So parliament voted to maintain nuclear weapons. Is that it? All that campaigning for nothing? Why should we continue on? Well, before you put away your banners and unlike the CND & ICAN Facebook pages, let me tell you why I think that giving up is exactly the last thing we should do. Post-Trident vote, the only sensible response is even more active, faithful witness against nuclear weapons.
As a Quaker, the heart of my faith can be simply defined as believing that there is ‘that of God in everyone’. This may seem a simple theological foundation for a faith, but it is deceptively rich. All that Quakers stand for flows from this. Our worship, our decision making processes, our testimonies and our understanding of the divine: all are based on this radically egalitarian statement. If we are to live out our faith, we are compelled to oppose all inequalities, including the greatest inequality of all: the killing of another human being. For if the light of the divine is within everybody, when can we ever be justified in gaining such a position of unequal power over another as to be to able to end their life and extinguish the divine light within? It is from this radical belief that Quakers such as myself are compelled to a pacifism which opposes all means and modes of killing such as nuclear weapons.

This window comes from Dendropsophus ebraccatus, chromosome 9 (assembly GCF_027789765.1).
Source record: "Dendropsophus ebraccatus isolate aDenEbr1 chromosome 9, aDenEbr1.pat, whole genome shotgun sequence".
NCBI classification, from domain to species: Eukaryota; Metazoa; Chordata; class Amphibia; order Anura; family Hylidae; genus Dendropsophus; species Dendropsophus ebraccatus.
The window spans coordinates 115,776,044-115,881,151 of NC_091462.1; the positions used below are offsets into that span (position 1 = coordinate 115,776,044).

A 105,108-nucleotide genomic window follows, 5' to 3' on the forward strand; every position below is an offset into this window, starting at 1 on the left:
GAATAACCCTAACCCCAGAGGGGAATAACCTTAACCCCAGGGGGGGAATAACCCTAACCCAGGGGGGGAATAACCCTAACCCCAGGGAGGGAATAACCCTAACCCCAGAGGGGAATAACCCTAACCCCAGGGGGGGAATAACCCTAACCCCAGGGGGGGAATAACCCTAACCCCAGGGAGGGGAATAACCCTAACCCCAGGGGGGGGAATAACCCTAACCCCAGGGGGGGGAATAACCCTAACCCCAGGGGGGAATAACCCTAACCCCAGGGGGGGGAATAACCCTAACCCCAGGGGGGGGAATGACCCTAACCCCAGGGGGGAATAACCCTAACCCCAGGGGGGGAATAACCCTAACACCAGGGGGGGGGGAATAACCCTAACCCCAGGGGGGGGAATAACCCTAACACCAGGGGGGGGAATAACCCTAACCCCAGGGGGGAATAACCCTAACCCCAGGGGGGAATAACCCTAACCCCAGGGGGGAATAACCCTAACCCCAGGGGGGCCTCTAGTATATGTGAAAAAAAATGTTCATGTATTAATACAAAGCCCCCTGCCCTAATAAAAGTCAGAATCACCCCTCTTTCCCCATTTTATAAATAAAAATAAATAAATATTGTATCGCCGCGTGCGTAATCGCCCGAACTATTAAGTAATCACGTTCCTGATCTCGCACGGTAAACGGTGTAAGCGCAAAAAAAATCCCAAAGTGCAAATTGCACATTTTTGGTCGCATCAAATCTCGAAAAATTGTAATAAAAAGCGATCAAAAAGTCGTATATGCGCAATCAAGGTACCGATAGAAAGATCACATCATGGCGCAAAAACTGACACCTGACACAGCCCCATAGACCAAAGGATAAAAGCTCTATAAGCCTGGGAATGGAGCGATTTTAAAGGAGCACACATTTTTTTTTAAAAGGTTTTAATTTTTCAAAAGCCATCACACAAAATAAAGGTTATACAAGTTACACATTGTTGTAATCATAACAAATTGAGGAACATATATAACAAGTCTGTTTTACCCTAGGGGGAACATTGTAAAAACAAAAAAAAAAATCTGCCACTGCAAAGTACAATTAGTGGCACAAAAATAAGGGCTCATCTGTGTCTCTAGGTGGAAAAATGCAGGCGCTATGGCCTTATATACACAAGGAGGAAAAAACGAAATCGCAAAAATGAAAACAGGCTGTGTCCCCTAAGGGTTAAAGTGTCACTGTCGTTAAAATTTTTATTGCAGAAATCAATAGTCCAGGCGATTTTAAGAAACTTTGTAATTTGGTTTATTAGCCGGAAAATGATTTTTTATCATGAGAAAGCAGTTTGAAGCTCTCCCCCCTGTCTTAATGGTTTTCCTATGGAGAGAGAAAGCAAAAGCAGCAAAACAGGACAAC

I am thankful for the struggle against nuclear weapons. I believe that the chances of success still look very good despite the parliamentary vote. The vast majority of the world is against nuclear weapons. In fact, as I write this piece, the vast majority of countries (over 80%) are at a conference to organise the total global abolishment of nuclear weapons. This is due to a worldwide movement which is growing ever stronger.
The UK political consensus is going against Trident too. The Greens, SNP, SDLP, Sinn Fein and Plaid Cymru all now have official policy against nuclear weapons, and the Labour party are very likely to join them after their September conference, as the mass of party members push their parties towards a unilateralist stand. This push has been helped by the growing grassroots movement- hundreds of thousands of people marched in the UK's streets in February against Trident, and there was a whole month of direct action which seriously disrupted weapons production.
The movement against Trident is not just evident in activism. Nuclear weapons do not have the support of the public, as poll after poll shows how people would rather the billions spent on nuclear weapons be invested in building the great public services and just economy that we all strive for.
Thankfully all of this shows that alternatives are possible, with the most exciting ideas coming together at the Lucas conference (http://lucasplan.org.uk/) this November in Birmingham- this conference will not only discuss an alternative to nuclear weapons but also a radical alternative to the whole militarist structure of our society.
So, despite the disappointment of the vote, my faith compels me to continue to actively oppose nuclear weapons. The chances of success are looking better and better, but we will only succeed if we keep persisting and trust in the possibility of change on the horizon.
Laurence Hall is a Quaker and PhD student at the University of Essex.